3 Tips For Reducing Error In Political Polls

Are you looking for ideas that will help your business increase sales during the holidays? Learn some marketing techniques that can help.

About Me
A Holiday Success

The Christmas season is my favorite time of the year. I always put up a large Christmas tree in my house right after Thanksgiving Day. Besides a tree, I also set up many other types of beautiful decorations throughout my home. Besides decorating, I love to purchasing unique gifts for my loved ones. I’m always amazed at the creative marketing campaigns retail establishments roll out during the holiday season. I enjoy watching sentimental commercials, browsing glossy sales papers, and viewing online advertisements. On this blog, I hope you will learn some marketing techniques that will put your business’s holiday sales over the top this year.

3 Tips For Reducing Error In Political Polls

18 January 2018
, Blog

Political polls are a popular method of gaining insight into the way people might vote during any election. Avoiding error as much as possible will enhance the accuracy of your poll and give your audience a more accurate conclusion.

Have Adequate Sample Size

Error and sample size are closely related. The larger your sample, the smaller your margin of error. Fortunately, there are numerous methods used to estimate the number of participants you will need for your study. In the case of political polls, you will likely use historical information as the basis of your calculations. For example, many polls are based upon the number of eligible voters for a specific election. There could be some notable differences when basing your sample size upon the number of eligible voters versus voter turnout in prior elections. For example, national elections generally have a higher percentage of voter turnout, which might lead you to use eligible voters as the basis for your sample size. State and local elections might produce a lower error rate if you use voter turnout in past state and local elections.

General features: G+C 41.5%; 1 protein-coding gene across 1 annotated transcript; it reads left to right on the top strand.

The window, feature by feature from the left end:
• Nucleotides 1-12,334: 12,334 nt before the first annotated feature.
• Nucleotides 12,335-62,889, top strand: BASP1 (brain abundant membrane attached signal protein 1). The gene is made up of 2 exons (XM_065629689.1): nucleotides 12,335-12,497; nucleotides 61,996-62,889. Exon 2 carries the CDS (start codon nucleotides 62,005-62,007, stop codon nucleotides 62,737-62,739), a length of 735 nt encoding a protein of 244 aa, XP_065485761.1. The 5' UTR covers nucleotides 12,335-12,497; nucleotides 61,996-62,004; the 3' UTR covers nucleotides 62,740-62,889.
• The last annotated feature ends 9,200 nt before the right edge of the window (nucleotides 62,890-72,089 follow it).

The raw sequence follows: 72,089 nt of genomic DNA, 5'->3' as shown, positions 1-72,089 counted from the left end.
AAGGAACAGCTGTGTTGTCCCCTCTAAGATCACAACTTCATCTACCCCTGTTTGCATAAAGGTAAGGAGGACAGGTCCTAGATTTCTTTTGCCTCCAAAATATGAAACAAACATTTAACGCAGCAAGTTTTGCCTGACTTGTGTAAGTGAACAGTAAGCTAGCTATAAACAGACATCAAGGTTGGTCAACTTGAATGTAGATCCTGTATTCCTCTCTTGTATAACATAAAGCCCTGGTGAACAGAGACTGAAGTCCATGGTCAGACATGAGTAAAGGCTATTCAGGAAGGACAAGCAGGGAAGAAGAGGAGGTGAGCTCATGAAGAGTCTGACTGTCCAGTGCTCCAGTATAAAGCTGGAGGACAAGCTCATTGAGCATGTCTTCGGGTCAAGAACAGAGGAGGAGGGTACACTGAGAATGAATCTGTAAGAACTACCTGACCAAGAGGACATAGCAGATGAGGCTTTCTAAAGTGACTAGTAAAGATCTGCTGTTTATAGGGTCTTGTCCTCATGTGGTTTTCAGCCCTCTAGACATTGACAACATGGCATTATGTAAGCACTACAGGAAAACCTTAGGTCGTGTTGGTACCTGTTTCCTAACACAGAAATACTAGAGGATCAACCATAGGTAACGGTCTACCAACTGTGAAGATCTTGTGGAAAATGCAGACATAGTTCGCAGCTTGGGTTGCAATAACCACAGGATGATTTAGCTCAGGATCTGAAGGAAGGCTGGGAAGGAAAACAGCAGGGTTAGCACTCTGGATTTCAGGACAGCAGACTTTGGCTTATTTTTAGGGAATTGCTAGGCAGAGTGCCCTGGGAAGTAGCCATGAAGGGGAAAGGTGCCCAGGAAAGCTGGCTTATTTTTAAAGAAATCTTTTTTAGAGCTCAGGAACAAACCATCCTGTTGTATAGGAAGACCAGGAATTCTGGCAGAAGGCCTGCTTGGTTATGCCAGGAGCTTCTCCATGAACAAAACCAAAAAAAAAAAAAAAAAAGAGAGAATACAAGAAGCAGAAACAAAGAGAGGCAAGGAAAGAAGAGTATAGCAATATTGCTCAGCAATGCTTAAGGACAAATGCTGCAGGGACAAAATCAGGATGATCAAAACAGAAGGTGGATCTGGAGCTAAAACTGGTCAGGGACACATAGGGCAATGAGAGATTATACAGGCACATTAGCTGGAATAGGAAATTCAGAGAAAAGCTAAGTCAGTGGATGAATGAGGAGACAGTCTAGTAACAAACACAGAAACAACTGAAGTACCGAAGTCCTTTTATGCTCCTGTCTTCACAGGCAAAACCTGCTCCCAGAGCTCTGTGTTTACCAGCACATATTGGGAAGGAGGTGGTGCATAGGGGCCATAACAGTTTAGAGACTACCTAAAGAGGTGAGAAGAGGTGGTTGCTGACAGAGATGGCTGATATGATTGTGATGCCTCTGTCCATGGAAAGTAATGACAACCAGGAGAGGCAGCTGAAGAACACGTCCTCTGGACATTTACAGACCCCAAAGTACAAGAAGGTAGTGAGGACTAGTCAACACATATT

Test What You Intend To Test

Political polls can go awry if you select the wrong test for the questions you are asking. Generally, this is less of a problem if you are simply trying to determine which candidate will likely win. For example, if you have a large enough sample, you might determine one candidate is favored 53% to 35%, and these figures are well beyond a margin of error of +/- 3%. Analysis becomes more complicated if you are attempting to predict the way specific voters will vote.

You may need to use multivariate analyses if you are attempting to determine which characteristics of a demographic may determine the outcome of the election. This can be useful for estimating the way people from a specific area might vote. For example, it is not enough to say women will generally vote for a specific candidate, while men will likely vote for the other candidate. You might determine specific characteristics, such as income, education, and age, for both men and women, to have some predictive value. If the area in question has a high concentration of people of a certain age and income bracket, you might have a general idea of which candidate they will choose.

Interpret Results Accurately

No matter how accurate the sampling, testing, and analyses, it does little if the results are reported inaccurately or in a biased manner. One of the biggest mistakes you can make when reporting the results is to overgeneralize your conclusions. If your analyses reveals that women in a specific locality with higher education generally favor a particular candidate, this has no bearings on simultaneous elections, and you cannot apply this information to other elections. Additionally, when a candidate leads another by an amount that is within the margin of error, you are doing a disservice by not stressing that the results are essentially a coin-toss.

Being meticulous about your approach for political polls can significantly reduce error and enhance the accuracy of your results. Contact a company like Political Robo Calling to learn more about political polling.